James de Gaspé Bonar
Ph.D., CEC, PCC
February 10, 2016
Ph.D., CEC, PCC
February 10, 2016
The challenges facing today’s corporate leaders often outpace their cognitive abilities. Errors, failures and chaos are an everyday occurrence in the life of an organization – some are small, others are catastrophic such as the 2008 Wall Street debacle. Calamities occur because executives are unable to foresee clearly the emerging issues that will impact their organizations. They lack awareness and/or the skills to chart a different course. These executives are afflicted with what Lee Bolman and Terrence Deal (2003) call the “curse of cluelessness”. They are not the innovative leaders that their companies desperately need them to be. (See my November 2015 blog: Great Leaders: The Competencies Imperative).
These executives regularly surrender to ingrained mental models instead of seeing old problems in a new light or finding more promising ways to solve persistent challenges. They inevitably do more of what they know. Communications in organizations aren’t always candid, open or timely. When challenges become issues, and issues become problems, some leaders may resort to “artful camouflage” to down play anything that might have a negative impact on unexpectedly poor quarterly results. At times, ambiguity is deliberate. But, more often, the information and processes are so complex and uncoordinated that they are unintelligible. In the end, irrationality often prevails. When companies flounder; it is usually due to managerial error. (See Charan and Useem, 2002.)
Ah… improving management is the answer. Organizations will work splendidly if properly managed. The short answer is rarely. Executives and consultants draw on a variety of approaches to improve their organizations ranging from Six Sigma to Emotional Intelligence. But these approaches, while worthwhile, can easily become dogma, blinding us to other possibilities. There is always more than one way to respond to a problem or dilemma.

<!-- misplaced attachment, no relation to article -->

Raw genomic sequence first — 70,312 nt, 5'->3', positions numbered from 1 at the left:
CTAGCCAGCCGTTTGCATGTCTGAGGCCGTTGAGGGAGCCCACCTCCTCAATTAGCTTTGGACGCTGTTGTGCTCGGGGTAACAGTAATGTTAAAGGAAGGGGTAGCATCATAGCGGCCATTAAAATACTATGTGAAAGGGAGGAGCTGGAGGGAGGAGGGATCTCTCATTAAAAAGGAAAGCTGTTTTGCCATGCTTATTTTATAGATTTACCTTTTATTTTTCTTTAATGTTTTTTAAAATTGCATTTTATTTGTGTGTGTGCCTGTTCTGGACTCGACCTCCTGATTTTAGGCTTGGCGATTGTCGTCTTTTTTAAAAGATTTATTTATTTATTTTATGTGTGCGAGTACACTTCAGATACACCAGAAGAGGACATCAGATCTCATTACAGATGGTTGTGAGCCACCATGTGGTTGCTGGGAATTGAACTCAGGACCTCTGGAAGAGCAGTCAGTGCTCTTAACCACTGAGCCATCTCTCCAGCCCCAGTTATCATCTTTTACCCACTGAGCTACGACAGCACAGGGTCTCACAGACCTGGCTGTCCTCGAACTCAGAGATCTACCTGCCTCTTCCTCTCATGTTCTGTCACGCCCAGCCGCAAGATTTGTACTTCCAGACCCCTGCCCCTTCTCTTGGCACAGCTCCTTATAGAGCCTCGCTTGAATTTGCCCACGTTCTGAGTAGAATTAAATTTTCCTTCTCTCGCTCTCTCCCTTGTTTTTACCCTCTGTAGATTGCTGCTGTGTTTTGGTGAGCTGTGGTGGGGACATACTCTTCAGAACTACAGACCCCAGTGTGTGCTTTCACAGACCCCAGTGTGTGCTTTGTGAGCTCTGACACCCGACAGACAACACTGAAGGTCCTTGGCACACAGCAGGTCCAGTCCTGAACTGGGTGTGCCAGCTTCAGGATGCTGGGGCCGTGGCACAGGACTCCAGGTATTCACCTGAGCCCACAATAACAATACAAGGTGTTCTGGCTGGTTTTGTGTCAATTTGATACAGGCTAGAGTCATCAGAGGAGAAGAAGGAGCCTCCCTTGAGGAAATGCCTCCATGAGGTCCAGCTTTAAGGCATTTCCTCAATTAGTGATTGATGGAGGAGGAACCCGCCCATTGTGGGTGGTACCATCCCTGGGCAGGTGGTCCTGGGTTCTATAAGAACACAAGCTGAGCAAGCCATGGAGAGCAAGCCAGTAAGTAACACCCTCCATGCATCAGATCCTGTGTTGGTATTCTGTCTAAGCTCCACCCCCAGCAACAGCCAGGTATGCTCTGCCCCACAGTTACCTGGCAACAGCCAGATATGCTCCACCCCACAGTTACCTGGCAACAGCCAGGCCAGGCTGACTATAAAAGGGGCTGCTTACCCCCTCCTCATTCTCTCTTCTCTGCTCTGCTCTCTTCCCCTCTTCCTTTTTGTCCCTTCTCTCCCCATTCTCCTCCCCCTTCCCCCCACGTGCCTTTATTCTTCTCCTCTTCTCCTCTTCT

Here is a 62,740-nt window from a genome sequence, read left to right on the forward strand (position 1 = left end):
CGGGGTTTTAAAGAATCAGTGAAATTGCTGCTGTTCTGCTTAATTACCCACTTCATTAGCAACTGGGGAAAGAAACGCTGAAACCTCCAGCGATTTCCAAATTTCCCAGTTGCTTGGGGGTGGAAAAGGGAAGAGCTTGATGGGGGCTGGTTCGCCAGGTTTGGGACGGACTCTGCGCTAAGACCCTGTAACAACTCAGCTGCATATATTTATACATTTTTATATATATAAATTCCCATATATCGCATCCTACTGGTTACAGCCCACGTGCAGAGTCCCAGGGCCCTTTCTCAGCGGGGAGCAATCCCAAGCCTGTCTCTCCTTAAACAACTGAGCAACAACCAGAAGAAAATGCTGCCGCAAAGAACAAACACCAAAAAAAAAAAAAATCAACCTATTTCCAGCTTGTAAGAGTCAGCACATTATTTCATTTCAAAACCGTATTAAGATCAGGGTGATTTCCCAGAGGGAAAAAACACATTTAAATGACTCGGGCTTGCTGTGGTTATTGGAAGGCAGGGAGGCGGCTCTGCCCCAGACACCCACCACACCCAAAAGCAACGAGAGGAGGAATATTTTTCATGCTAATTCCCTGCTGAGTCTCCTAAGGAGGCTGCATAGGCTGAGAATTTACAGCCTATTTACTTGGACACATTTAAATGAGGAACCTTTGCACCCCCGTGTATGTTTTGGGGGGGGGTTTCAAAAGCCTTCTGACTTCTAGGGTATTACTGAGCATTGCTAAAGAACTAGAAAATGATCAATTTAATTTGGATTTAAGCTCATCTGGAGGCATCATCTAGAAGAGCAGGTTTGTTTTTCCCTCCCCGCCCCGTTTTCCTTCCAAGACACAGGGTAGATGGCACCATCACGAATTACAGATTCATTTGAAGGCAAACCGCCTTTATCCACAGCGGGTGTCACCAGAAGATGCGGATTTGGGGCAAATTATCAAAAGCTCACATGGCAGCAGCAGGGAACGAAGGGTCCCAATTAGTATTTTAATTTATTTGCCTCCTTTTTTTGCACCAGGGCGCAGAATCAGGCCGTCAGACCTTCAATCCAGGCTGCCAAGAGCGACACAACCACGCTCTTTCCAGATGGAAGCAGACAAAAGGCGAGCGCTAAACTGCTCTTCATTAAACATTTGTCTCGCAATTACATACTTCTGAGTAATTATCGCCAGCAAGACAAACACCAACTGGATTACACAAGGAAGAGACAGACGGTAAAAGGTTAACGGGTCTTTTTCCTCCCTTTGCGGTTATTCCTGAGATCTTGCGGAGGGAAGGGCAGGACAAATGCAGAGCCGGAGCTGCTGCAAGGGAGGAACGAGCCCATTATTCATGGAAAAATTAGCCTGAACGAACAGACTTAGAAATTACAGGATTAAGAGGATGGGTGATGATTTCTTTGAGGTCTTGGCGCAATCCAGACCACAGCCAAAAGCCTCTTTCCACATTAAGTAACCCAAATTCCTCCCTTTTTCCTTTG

An increasingly turbulent, rapidly shifting economy requires contemporary organizations to learn better and adapt faster just to survive. The ability to see things from various perspectives helps redefine situations so that they become understandable and manageable. This ability to reframe is one of the most powerful capabilities of highly successful leaders and the coaches who assist them. Leaders need to find new ways of seeing things. They have to create a coherent and compelling vision for the organization going forward. They need to articulate and communicate this vision so all their stakeholders (employees, boards, vendors, customers) can learn to shift perspectives when needed.
In devising his first telescope, Galileo discovered that each lens he added contributed to a more accurate image of the heavens. Similarly, successful leaders reframe until they have a solid understanding of the situation at hand. They do this by using more than one perspective, more than one “frame”. Bolman and Deal espouse the Four-Frame Model, comprising the following components: Structural (the architecture of an organization; its goals, structure, technology, roles and relationships), Human Resource (understanding people and their relationships), Political (emphasizing power, competition, and winning scarce resources), and Symbolic (focusing on faith and meaning). Each frame is powerful and coherent. Taken together, they enable us to “reframe”, to see the challenge or issue from multiple perspectives.
Research shows that the ability to use multiple frames is associated with greater effectiveness for leaders. When leaders are stuck and nothing is working, reframing is a powerful tool which coaches use to help executives initiate, effective, practical, meaningful and lasting change.